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Supporting Emergency Responders
Photo by David Orban
by
Dr. Jim Guy
on
April 4, 2014
| First Responders | From the Field |

I recently read an "after-action" report on the effectiveness of emergency first-responders immediately following the NYC 911 terrorist attack.  Among the problems identified, it noted that responders were psychologically unprepared for the carnage and mass fatalities that resulted.  Furthermore, the lack of organized onsite psychological care during the early days of the response left emergency workers alone with their despair and distress.  Together, these factors compromised their effectiveness and endurance.  The report's conclusions identified the critical need to psychologically prepare and support emergency first-responders in future mass fatality incidents.  

I was interested to note the consequences of this week's major earthquake in Chile.  The strikingly low fatality rate was attributed to strict building codes, increased public awareness and advanced preparation, and a highly organized governmental emergency response program.  There seemed to be a tone of professionalism and competency among emergency workers and victims they assisted.  The overall response was effective because people were prepared.  

Equipping emergency-responders for tough situations is at the heart of the mission of the Headington Institute.  After 15 years of providing psychological services to aid workers deployed to some of the worst humanitarian emergencies, we've learned what they need to keep going.  Our brain research has shown us how to promote their personal resilience and trauma recovery.  We've identified behaviors and attitudes that can make a significant difference before, during, and after working in a disaster.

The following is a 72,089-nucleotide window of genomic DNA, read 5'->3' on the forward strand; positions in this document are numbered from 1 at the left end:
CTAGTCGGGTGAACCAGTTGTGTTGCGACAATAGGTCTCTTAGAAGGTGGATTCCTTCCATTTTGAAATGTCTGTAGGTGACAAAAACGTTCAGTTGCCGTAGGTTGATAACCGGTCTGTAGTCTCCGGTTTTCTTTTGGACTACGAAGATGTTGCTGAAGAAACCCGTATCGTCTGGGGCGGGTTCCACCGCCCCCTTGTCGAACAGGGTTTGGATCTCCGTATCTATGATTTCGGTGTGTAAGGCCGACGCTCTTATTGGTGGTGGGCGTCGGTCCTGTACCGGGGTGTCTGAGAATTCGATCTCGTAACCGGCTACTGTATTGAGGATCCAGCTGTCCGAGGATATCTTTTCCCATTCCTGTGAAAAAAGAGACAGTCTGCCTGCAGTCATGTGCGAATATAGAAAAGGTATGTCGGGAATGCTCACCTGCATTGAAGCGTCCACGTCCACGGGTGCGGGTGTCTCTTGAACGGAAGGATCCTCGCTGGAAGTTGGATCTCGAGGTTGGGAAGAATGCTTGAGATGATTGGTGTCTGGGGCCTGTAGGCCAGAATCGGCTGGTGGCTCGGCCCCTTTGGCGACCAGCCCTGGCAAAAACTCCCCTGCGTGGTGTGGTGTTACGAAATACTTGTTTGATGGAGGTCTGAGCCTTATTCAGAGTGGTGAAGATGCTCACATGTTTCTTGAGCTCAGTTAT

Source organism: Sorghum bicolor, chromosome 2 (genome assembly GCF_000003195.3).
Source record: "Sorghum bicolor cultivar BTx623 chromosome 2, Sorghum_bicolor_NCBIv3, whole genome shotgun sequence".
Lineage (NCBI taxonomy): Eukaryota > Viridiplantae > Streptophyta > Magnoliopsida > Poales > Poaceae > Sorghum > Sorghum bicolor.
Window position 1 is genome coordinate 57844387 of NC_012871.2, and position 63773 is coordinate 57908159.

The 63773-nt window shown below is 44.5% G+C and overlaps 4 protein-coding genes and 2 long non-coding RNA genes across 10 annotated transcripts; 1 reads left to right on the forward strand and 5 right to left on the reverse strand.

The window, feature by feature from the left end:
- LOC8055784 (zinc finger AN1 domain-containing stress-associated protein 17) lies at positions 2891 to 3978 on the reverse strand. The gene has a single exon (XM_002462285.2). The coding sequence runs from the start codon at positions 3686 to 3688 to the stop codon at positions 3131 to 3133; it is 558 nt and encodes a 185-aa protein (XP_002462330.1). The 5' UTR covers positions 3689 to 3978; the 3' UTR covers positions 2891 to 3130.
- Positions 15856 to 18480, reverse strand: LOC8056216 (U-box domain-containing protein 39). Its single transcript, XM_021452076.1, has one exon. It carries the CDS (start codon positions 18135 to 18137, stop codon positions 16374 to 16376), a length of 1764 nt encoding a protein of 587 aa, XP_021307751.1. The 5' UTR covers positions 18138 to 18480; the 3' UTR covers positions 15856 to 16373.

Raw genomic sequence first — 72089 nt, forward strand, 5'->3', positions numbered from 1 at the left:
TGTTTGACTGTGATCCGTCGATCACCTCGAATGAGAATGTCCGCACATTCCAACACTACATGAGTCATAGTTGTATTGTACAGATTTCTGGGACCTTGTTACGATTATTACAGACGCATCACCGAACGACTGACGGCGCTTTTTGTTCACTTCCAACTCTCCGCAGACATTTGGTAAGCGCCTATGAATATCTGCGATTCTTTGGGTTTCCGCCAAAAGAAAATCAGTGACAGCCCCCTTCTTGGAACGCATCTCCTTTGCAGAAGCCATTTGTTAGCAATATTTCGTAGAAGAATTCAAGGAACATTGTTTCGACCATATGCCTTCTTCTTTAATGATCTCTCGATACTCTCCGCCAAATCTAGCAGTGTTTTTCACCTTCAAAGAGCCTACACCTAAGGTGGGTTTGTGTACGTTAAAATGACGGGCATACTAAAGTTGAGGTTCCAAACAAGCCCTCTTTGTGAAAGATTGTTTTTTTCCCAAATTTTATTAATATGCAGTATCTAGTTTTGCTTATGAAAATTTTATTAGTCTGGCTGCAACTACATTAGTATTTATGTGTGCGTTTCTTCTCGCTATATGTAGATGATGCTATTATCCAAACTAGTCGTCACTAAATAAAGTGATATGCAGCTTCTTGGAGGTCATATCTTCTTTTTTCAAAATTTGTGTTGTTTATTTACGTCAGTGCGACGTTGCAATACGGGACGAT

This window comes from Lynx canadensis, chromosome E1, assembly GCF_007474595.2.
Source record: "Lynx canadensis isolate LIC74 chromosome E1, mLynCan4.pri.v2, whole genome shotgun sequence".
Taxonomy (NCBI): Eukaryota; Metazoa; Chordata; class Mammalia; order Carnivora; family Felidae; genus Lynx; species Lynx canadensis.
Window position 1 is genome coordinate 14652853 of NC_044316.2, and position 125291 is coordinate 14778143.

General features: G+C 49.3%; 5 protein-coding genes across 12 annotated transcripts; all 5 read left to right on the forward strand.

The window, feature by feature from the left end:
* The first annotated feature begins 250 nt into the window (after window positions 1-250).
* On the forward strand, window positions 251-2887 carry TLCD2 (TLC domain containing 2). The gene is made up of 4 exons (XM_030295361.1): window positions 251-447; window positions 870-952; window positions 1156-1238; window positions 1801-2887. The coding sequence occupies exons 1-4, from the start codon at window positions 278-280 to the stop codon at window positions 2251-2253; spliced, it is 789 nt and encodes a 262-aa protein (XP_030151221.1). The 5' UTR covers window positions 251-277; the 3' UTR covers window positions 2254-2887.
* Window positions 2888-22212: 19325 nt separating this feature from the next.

This is why we have recently joined the City of Los Angeles in an intra-agency initiative to prepare for a future mass fatality earthquake or terrorist event.  This includes representatives from the Police Department, Fire Department, FBI, Emergency Management Department, Port Authority, LAX Police, and American Red Cross.  We're bringing all we've learned abroad to assist in the training and preparation of our neighbors who will do the rescue and recovery tasks if/when the worst happens here.  By helping them become resilient beforehand, and supporting them in the midst of the emergency response, we hope to increase their effectiveness and endurance.  

Our public servants deserve and need our support.  It's a privilege for us to partner with these local heroes.  Thanks for joining us in this effort.  

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